Friday, November 10, 2017

Why Ottawa and Edmonton Must Move Now Against Tar Sands Operators

Federal and Alberta governments have created a nightmare in Athabasca, a massive environmental catastrophe in waiting.  The threat comes from toxic tailing ponds so huge they're visible to the naked eye from space. And for too many years, decades now, our governments have given the energy industry a pass on cleaning up their mess. From the Pembina Institute.

Back in the early 1970s, the Alberta government effectively made a Faustian bargain. It allowed the oilsands industry to keep on mining, despite the sector not knowing how to clean up its fluid tailings waste — the assumption being that future technologies would solve the problem. Unfortunately, no silver bullets have been discovered, and the industry has kicked the can down the road on this mess for the last 50 years. In the meantime, the oilsands’ tailings ponds have grown so massive they impound a globally unprecedented 1.3 trillion litres of toxic waste. These tailings are unlike any other industrial by-product in the world; they contain residual hydrocarbons, a cocktail of toxic chemicals, and fine particles of clay and silt that remain suspended for centuries in a sort of artificial quicksand.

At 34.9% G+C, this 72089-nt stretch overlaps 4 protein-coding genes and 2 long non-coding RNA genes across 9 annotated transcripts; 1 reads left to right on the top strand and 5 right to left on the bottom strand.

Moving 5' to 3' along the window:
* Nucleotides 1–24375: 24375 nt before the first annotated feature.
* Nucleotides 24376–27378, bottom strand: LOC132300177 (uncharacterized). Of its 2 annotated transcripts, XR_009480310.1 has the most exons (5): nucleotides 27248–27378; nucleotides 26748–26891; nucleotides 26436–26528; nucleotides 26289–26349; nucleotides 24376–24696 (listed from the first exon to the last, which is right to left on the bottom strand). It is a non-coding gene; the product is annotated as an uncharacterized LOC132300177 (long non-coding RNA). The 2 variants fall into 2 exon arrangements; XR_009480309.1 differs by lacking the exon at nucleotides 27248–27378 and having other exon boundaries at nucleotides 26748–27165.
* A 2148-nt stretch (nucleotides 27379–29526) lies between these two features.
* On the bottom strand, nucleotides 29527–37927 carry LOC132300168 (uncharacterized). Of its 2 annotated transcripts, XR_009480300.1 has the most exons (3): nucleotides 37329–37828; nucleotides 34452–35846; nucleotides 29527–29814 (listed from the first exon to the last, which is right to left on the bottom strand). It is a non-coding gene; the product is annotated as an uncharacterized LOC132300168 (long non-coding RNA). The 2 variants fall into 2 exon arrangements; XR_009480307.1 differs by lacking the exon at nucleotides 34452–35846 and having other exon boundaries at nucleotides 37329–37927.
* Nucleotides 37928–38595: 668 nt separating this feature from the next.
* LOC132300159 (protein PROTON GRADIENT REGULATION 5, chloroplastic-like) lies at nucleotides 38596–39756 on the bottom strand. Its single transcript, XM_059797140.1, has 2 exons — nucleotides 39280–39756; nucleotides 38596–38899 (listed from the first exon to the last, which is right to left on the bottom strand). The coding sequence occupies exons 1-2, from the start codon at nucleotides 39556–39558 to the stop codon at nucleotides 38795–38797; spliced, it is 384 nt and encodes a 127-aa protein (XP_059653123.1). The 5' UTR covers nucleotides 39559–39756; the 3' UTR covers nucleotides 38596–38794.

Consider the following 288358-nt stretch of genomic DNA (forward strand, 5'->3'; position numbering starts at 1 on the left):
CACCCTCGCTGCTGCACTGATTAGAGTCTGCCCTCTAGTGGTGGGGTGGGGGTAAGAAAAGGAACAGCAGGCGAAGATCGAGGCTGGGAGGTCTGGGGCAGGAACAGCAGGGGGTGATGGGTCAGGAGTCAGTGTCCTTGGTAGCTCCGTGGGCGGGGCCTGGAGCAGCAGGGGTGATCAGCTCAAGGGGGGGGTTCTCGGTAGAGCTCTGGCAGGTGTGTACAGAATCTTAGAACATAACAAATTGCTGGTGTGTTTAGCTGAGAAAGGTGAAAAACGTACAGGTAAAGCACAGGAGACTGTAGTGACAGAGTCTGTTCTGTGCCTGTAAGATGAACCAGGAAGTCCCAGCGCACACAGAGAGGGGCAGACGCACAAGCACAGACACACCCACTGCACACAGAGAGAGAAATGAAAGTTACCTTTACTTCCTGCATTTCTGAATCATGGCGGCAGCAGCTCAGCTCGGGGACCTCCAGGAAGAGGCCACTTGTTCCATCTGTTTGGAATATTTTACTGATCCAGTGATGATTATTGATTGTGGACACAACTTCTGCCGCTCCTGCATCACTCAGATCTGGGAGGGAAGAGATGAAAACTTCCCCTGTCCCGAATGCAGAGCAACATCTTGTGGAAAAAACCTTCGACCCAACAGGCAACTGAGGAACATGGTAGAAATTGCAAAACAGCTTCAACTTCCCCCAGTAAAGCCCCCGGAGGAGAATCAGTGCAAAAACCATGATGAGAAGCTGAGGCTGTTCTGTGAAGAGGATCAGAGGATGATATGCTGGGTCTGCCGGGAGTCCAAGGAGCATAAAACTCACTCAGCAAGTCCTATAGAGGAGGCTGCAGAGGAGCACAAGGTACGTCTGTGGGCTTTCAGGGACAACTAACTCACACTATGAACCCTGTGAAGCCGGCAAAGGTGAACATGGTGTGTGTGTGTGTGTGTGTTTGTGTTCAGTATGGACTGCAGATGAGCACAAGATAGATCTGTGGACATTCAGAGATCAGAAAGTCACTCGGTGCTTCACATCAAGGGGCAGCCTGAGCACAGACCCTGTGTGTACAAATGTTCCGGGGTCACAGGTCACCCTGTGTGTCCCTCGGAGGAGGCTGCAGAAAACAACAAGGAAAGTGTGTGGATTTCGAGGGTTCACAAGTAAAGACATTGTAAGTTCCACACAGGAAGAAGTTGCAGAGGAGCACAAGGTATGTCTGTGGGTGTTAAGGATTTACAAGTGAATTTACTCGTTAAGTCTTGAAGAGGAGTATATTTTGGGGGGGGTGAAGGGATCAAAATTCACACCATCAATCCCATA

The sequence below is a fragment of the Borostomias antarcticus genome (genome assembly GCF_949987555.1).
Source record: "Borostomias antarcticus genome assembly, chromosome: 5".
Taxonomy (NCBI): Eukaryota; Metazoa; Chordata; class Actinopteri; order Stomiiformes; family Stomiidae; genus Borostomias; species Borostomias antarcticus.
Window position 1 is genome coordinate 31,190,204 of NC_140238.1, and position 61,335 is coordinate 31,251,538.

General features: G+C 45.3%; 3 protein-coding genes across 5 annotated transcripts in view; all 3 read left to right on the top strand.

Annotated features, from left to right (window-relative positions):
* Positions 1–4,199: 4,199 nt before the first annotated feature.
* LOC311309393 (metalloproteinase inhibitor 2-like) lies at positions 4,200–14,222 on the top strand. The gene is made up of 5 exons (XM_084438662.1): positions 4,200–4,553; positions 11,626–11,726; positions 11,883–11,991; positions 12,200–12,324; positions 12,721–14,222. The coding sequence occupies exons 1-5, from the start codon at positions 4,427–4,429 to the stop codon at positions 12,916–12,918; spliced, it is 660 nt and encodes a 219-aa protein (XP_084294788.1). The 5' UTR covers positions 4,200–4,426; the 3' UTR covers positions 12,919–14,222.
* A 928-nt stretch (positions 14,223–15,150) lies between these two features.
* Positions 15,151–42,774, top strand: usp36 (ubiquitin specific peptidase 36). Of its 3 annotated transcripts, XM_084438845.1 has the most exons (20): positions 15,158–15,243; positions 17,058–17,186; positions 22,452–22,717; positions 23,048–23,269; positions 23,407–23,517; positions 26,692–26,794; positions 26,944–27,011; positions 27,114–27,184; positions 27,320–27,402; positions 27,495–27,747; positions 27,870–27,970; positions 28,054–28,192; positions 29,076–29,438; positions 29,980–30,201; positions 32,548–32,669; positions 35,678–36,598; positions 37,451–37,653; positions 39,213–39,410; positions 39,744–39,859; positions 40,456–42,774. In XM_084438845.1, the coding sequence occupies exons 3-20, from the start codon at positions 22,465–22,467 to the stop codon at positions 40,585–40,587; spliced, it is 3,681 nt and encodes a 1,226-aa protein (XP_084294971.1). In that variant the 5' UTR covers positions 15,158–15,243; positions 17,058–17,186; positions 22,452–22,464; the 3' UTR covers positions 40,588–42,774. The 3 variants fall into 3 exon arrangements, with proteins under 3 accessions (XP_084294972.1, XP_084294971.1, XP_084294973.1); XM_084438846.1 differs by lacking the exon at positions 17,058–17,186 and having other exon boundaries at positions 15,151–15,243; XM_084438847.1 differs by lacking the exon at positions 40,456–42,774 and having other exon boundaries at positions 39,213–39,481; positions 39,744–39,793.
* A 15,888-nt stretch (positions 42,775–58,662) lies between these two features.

This grim situation should deeply concern all Canadians. By allowing oilsands tailings ponds to continue to grow, the Alberta government is signing up all of Canada for decades of further uncertainty and risk. If any of these ponds were to breach, an unimaginable environmental disaster would result, affecting the Mackenzie River Basin as far as the Arctic Ocean. Moreover, according to recent estimates by Environmental Defence Canada, these ponds represent as much as $50 billion in total clean-up costs — of which only $1.3 billion is held in securities. All of the major political parties in Alberta seem strangely quiet on one of the largest fiscal issues facing the province. Should the oilsands mining sector face bankruptcies in the coming decades, the environmental and fiscal liability of these ponds would inevitably become a burden borne by Albertan and Canadian taxpayers.

We must face the uncomfortable reality that the future economic viability of oilsands mining in the context of the 21st-century global energy transition is uncertain at best. It follows that companies must be held accountable for addressing their environmental impacts today, while they are still around to do so. After five decades of procrastinating, the time has come for the Alberta government to finally step up and lift the substantial weight of these liabilities off the shoulders of Canadians.


Lulymay said...

Successive politicians in Alberta (both provincially and federally) have led the population of this province that everything was just jim dandy and in fact, it was Albertans who singlehandedly support the rest of Canada for decades. In addition, their Heritage Fund was something to behold, and now they have finally discovered that this much vaunted fund is just about broke. Yeah, those very fine politicians,including their super hero, King Ralph, used that money to cover shortfalls in the provincial budget for years on end. Yes, they certainly were good fiscal managers, weren't they?

And we here in BC have a massive mess to clean up due to Christy's very fine financial supporter being let off the hook as well.

Anonymous said...